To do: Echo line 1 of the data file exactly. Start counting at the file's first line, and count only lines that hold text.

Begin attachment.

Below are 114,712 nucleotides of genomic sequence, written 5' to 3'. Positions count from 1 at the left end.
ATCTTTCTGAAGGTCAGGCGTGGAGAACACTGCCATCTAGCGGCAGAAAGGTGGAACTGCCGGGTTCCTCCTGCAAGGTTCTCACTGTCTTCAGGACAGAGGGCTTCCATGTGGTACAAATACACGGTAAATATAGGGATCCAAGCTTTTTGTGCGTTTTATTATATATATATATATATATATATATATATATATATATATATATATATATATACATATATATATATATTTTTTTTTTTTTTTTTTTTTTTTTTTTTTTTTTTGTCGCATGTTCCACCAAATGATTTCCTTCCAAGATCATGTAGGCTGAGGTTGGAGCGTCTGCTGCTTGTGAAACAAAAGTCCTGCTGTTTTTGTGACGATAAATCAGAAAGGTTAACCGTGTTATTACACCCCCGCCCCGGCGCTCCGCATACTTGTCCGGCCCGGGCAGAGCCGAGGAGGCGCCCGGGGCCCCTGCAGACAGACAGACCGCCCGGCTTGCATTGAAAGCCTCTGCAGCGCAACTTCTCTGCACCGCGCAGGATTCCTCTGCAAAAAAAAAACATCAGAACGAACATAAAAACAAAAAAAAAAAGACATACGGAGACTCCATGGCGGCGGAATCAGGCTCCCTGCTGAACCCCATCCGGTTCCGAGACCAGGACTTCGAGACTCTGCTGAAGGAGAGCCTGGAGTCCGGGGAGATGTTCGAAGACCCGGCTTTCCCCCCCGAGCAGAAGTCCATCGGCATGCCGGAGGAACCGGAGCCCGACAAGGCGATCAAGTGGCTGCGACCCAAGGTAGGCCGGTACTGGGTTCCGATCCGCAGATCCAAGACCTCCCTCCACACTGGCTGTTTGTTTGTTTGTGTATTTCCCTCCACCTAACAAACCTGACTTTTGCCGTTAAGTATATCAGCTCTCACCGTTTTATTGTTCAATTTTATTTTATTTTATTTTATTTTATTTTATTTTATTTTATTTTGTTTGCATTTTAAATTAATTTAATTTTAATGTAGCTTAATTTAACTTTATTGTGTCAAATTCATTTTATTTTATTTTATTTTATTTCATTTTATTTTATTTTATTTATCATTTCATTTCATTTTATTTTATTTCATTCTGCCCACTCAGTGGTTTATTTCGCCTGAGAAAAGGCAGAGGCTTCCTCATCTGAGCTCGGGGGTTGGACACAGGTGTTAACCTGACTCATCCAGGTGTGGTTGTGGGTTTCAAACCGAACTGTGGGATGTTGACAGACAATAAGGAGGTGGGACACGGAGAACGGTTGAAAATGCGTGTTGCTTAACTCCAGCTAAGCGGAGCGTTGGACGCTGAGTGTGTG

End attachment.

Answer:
Below are 114,712 nucleotides of genomic sequence, written 5' to 3'. Positions count from 1 at the left end.